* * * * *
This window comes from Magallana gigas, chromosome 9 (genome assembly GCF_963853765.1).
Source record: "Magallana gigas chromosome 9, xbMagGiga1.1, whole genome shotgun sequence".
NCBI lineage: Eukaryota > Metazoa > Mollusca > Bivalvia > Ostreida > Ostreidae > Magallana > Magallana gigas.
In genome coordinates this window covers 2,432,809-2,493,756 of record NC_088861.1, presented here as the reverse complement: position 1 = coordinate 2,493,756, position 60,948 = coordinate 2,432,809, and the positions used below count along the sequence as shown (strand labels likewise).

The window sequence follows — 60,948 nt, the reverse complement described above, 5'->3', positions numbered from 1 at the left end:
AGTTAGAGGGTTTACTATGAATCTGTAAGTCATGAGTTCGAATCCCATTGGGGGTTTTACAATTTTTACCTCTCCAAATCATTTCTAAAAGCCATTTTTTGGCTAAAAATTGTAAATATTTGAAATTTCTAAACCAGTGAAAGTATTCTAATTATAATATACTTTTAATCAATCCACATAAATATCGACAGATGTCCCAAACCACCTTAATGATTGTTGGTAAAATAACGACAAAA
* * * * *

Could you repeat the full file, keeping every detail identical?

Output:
This window comes from Magallana gigas, chromosome 9 (genome assembly GCF_963853765.1).
Source record: "Magallana gigas chromosome 9, xbMagGiga1.1, whole genome shotgun sequence".
NCBI lineage: Eukaryota > Metazoa > Mollusca > Bivalvia > Ostreida > Ostreidae > Magallana > Magallana gigas.
In genome coordinates this window covers 2,432,809-2,493,756 of record NC_088861.1, presented here as the reverse complement: position 1 = coordinate 2,493,756, position 60,948 = coordinate 2,432,809, and the positions used below count along the sequence as shown (strand labels likewise).

The window sequence follows — 60,948 nt, the reverse complement described above, 5'->3', positions numbered from 1 at the left end:
AGTTAGAGGGTTTACTATGAATCTGTAAGTCATGAGTTCGAATCCCATTGGGGGTTTTACAATTTTTACCTCTCCAAATCATTTCTAAAAGCCATTTTTTGGCTAAAAATTGTAAATATTTGAAATTTCTAAACCAGTGAAAGTATTCTAATTATAATATACTTTTAATCAATCCACATAAATATCGACAGATGTCCCAAACCACCTTAATGATTGTTGGTAAAATAACGACAAAA